Cheese is so common on our tables that it sometimes becomes the pass-par-tout of every meal, even for children. Is it better as a single course in the evening or at the end of a meal? Cool or seasoned? But above all: how much cheese should we eat? These are the questions we have asked Dr. Manuela Pastore, clinical dietician of the Health Directorate of the Humanitas Clinical Institute.
Apart from those who suffer from lactose intolerance or who do not eat lactose for other dietary or personal reasons, for everyone else cheese is often a dinner saver or becomes a “light and fast” option for lunch breaks. “Cheese is a good source of protein, calcium and vitamin D,” says the expert, “but also of saturated fats, salt (sodium) and cholesterol, which, if taken in large quantities, could be harmful to cardiovascular health. Due to its characteristics, cheese should never be used as an addition to a meal, especially if combined with another protein food. Cheese must be considered a real second course to be alternated with meat, eggs, fish, legumes and then used as a food added to a salad, for example, or pasta or rice, but always taking into account the frequency of weekly consumption and quantities.
Which cheeses should you include at the table?
“The cheeses to be preferred, range from sheep, to goat or cow cheese, are fresh ones such as ricotta, stracchino and mozzarella, where the amount of fat and salt is lower than that of mature cheeses because they contain more water. Feta, a cheese made from sheep’s milk, a small percentage of goat’s milk and rennet, is wrongly considered healthier than other semi-hard cheeses when in reality it has more or less the same nutritional values except for the higher sodium content. Sodium is stated on the nutrition label with the chemical symbol Na. To calculate the quantity of salt, multiply the milligrams of sodium by 2.5. The high sodium content may make it not recommended in some diseases, such as hypertension. The amount of sodium in feta is very high (about 1440 mg per 100g of product), very similar to that contained in a mature cheese such as Parmesan (about 1550 mg per 100g). Fresh ricotta and mozzarella, on the other hand, contain much less: 100g of ricotta contain about 80 mg of sodium, or almost 17 times less, while 100g of fresh mozzarella contain about 200 mg, or 7 times less (source: CREA). To reduce the fat intake, the light versions are only available for fresh cheeses. Instead, it is better to avoid products that on the label carry “food or cheese product” because they are part of ultra-processed foods that often also contain hydrogenated fats, preservatives and additives that recent studies (BMJ) have shown to increase the risk of cancer.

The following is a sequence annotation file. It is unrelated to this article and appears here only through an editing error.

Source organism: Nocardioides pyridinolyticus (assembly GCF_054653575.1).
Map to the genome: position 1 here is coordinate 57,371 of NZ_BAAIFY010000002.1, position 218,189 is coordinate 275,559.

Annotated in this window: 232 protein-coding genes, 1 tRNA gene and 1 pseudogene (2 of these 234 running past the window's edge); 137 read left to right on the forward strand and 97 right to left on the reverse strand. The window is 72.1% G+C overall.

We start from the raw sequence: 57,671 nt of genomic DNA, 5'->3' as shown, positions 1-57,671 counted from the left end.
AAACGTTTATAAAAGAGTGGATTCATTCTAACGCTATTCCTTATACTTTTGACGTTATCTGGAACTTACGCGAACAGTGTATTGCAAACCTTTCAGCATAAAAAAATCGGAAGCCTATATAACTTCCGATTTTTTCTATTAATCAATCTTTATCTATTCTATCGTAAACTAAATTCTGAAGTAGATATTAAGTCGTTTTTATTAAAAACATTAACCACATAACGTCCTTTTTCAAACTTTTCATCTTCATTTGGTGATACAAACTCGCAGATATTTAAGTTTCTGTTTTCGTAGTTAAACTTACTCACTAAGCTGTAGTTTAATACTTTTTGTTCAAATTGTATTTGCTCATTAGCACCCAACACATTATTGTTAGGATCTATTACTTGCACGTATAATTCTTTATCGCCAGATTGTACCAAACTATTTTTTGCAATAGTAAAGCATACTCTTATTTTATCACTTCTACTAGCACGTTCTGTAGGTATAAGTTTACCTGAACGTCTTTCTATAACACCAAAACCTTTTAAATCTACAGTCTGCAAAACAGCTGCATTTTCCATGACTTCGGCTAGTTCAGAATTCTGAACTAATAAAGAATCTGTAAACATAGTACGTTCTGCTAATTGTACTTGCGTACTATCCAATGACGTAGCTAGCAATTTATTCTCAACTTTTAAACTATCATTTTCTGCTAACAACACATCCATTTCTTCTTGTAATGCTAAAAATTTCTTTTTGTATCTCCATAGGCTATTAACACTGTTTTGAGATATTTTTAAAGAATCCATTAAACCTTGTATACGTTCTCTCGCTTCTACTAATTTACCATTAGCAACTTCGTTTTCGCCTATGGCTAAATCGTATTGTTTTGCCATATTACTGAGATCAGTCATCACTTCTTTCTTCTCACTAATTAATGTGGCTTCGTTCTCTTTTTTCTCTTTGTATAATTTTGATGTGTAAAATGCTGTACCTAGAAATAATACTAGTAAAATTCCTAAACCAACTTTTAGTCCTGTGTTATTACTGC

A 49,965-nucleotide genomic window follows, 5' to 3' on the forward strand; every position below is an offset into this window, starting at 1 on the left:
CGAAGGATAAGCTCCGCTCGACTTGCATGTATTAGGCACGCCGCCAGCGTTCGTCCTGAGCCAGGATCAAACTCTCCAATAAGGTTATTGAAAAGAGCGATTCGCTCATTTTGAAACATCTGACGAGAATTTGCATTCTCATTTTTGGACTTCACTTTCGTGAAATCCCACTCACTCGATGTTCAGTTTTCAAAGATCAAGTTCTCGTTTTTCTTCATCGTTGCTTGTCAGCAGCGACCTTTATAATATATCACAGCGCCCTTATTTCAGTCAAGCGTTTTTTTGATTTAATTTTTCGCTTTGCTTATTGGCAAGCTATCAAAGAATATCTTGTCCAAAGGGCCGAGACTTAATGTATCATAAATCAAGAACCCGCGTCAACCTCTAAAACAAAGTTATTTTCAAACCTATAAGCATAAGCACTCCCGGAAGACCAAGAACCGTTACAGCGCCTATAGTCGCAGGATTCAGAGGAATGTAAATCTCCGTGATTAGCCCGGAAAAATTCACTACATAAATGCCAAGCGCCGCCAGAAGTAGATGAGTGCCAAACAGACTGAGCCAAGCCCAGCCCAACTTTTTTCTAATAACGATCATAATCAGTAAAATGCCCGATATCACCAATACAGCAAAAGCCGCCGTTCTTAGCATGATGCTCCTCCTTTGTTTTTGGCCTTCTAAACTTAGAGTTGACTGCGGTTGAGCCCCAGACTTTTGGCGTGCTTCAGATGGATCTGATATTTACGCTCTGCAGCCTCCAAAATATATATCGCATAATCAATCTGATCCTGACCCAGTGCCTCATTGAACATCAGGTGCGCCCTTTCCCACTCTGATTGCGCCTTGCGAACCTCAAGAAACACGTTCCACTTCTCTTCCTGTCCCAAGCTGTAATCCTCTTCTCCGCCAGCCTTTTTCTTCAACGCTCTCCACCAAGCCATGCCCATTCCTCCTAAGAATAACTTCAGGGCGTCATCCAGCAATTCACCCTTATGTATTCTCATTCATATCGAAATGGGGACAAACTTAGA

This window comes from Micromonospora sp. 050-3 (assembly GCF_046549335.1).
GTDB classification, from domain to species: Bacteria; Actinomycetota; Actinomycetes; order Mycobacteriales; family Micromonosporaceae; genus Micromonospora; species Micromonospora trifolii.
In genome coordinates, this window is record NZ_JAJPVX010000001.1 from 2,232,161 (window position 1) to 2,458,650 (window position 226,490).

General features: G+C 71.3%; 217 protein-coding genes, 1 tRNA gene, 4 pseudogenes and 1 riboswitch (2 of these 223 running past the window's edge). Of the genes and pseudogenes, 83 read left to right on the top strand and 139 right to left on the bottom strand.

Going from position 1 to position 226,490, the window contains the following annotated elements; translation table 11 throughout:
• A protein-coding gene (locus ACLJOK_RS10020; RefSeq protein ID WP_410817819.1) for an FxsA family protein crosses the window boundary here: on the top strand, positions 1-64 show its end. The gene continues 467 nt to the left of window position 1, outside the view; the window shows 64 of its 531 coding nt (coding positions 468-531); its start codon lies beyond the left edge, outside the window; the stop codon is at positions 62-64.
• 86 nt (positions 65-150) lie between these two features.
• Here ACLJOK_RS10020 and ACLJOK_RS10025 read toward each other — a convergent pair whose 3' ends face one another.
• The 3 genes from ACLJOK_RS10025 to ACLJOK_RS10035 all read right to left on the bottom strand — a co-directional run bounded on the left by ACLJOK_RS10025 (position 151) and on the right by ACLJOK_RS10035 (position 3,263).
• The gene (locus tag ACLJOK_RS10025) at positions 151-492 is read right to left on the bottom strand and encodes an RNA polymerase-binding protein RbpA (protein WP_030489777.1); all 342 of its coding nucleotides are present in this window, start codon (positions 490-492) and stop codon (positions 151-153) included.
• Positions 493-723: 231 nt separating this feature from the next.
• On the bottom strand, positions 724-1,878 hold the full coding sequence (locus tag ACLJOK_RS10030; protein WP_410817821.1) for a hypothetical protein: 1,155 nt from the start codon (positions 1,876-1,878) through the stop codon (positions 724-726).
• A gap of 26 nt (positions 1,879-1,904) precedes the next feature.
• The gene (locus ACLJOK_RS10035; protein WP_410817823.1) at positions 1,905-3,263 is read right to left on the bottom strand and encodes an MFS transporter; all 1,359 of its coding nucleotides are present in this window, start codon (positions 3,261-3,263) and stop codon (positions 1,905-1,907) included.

How much cheese to eat?
“Recommendations on how much cheese to eat may vary depending on many factors including nutritional needs and the presence of any clinical conditions that require different approaches. In general, we recommend a portion of cheese to be consumed twice a week. According to a recent review study, which took into account 15 previous studies that monitored about 200,000 healthy volunteers for 10 years, the daily consumption of 40g of cheese would also appear to have benefits for cardiovascular health. Pending confirmation of this data, a varied diet including all protein sources is recommended.